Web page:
Living far from big city hustle and bustle is something young people are finding more and more enticing. The hectic life of the concrete jungle drains their energy and they often find a new home in the country.
Photographer Ivo Danchev is one such young man. He never stayed in one place for long and though he grew up in Sofia, every spare minute he had he tried to spend outside the city. That was why he jumped at the chance of moving to the countryside, despite the difficulties he had to face:
“My decision to go and live in a village was just waiting to happen. And two years ago it did. I chose Dobrostan village after I had travelled the country extensively. I started out from the Sofia suburbs, but buying a home there was way out of my price range. Ultimately I chose Dobrostan which I had visited many times before, because I had been a mountain guide there for many years. I saw a for-sale ad for a house in the mountain village, so I went to take a look at it. The view was fantastic, for me that is really important.”
As a matter of fact, the house turned out to be an old barn which the photographer wanted to turn into a studio for his work. At this point, all he has is a building permit, but also a lot of enthusiasm to create something of his own. Interestingly, the property is in a street called Svoboda, “freedom”. He says that it is the place he feels genuinely free because it is a dream come true. He recently found out that his family’s history which goes back 200 years, actually started from Dobrostan. His ancestors later moved to Assenovgard nearby. Ivo found a home in a village close by – Gornoslav, where he met his wife. That was where the two raised their daughter Maria. They start the day early, often at the crack of dawn and they always find time to take a walk or a hike in the mountain. Their favourite time of day is the evening when they all sit down in front of the fire, read a good book, watch a film or just sit talking.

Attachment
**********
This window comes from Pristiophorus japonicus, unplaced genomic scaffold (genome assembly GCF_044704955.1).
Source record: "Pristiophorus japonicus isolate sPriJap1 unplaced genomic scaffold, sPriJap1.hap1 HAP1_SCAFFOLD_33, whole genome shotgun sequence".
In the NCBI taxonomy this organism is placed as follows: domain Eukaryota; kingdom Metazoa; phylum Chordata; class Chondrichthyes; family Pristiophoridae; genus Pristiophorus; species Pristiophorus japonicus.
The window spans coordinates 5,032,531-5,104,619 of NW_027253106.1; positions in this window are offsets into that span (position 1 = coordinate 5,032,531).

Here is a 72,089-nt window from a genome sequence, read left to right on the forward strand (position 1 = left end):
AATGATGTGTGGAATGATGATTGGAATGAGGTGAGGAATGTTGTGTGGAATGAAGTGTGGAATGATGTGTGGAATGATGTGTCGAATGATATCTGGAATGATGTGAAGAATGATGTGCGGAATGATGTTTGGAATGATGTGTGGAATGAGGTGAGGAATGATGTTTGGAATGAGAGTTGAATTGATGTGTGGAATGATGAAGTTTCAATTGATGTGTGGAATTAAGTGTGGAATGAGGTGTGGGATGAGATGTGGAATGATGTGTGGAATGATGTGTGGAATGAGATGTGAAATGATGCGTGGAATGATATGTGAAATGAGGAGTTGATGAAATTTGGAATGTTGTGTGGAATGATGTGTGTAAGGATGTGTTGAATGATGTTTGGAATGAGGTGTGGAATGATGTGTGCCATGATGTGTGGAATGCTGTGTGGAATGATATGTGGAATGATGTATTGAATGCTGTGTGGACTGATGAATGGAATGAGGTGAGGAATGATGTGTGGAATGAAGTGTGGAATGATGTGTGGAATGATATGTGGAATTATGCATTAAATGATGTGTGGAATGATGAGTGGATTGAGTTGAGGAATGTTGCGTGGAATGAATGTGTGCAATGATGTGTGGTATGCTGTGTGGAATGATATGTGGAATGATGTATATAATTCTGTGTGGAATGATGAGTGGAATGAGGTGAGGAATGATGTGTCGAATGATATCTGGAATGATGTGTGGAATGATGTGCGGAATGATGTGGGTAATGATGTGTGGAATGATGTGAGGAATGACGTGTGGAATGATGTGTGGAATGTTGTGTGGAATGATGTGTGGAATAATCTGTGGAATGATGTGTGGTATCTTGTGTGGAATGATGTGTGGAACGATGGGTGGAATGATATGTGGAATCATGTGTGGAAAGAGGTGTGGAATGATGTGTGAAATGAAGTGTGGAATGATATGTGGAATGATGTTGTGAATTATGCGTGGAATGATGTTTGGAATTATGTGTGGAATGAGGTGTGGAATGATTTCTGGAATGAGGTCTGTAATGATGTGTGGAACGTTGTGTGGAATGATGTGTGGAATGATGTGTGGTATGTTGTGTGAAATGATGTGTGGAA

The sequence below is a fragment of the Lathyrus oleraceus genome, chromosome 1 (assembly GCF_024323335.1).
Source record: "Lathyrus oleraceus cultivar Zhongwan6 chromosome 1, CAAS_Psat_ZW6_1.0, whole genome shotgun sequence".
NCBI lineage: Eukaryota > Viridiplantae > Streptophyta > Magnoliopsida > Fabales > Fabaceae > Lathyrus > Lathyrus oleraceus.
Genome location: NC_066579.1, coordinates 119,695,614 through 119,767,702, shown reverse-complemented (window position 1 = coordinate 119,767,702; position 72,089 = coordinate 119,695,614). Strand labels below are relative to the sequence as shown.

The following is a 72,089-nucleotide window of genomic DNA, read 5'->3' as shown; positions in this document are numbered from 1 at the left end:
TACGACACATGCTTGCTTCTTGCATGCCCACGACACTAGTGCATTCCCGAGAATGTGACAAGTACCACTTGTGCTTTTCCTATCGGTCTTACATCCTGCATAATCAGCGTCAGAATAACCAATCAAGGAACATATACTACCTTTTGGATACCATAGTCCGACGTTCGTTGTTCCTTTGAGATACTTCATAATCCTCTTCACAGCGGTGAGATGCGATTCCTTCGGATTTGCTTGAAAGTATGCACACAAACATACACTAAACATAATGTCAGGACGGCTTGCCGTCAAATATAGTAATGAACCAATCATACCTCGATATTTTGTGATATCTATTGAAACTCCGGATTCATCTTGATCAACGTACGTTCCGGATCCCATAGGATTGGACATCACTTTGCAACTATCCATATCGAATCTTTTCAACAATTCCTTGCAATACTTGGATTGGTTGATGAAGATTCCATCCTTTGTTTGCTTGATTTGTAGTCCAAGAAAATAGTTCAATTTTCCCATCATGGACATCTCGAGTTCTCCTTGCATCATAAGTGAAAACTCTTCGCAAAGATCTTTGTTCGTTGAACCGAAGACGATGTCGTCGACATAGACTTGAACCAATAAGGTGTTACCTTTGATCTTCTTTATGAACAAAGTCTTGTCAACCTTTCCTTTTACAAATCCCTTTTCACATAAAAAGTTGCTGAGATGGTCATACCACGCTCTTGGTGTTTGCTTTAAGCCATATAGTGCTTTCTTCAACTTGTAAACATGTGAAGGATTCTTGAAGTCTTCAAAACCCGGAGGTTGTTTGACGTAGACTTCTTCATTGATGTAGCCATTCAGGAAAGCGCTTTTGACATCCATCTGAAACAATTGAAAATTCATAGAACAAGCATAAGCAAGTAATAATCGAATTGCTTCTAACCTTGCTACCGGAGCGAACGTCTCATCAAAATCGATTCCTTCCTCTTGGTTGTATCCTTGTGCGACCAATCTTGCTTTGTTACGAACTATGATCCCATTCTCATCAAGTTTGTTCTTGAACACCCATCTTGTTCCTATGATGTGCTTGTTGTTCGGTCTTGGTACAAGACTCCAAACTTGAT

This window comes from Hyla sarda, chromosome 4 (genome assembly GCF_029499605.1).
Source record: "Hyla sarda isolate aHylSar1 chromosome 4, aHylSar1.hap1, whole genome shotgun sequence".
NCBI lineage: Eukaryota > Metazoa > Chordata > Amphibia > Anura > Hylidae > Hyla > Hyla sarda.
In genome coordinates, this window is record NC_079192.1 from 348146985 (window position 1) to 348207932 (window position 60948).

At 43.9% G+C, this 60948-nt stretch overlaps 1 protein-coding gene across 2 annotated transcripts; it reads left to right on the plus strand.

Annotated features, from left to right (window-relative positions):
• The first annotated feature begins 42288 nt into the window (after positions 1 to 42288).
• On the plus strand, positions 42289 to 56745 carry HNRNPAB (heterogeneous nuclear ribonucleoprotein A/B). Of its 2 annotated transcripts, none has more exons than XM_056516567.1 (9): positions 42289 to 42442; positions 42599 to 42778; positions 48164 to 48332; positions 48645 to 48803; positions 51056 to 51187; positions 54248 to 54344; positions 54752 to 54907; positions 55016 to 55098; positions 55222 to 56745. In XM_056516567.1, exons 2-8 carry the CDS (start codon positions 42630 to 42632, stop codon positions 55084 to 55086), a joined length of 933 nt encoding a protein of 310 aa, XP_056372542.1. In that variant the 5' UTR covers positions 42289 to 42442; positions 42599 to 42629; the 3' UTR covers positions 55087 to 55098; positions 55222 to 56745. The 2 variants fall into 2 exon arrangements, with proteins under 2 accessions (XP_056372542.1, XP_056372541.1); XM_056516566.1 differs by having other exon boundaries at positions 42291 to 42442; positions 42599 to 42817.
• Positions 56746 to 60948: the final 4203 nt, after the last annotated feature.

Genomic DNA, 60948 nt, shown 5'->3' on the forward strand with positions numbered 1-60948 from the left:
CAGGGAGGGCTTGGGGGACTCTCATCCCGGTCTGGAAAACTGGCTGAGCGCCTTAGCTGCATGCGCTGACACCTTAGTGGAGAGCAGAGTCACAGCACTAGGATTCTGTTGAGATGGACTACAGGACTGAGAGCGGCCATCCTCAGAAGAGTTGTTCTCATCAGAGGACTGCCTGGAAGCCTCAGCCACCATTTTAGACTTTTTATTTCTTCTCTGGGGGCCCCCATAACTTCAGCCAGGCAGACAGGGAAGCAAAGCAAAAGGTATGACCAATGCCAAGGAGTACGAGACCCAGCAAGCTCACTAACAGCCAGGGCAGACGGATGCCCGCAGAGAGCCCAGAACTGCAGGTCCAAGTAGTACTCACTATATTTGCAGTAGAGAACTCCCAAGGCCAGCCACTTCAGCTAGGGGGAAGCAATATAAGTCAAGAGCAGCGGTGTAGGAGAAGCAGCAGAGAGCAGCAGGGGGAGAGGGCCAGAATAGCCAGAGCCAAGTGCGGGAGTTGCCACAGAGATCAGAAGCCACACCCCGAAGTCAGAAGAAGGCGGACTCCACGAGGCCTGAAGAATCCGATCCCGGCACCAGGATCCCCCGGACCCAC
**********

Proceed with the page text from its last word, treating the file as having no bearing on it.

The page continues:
Ivo graduated pedagogics and fine arts at Sofia University and his hobby is photography. Every time he travels, he comes home with heaps of photographs, some of which he sends out to different competitions. In time, the team from one of the world’s leading travel magazines took notice of his work and offered him a job for the Bulgarian edition, and a few years later, Ivo became its artistic director. He still sends the magazine his photos, though he now works freelance. Though his family and friends are not too keen on his choice to move to the country, they support him. His parents recently bought an apartment in Assenovgrad and moved there to be closer to their son and help out with the child. His friends frequently come to visit and maybe soon some of them may decide to follow his lead and purchase property in these parts. Or just tell family and friends about the region and make it more popular. If this practice spreads to other parts of the country, there is a chance that the depopulation of other small towns and villages will be reduced, a process that has been acquiring alarming proportions.
English version: Milena Daynova
Photos:courtesy of Ivo Danchev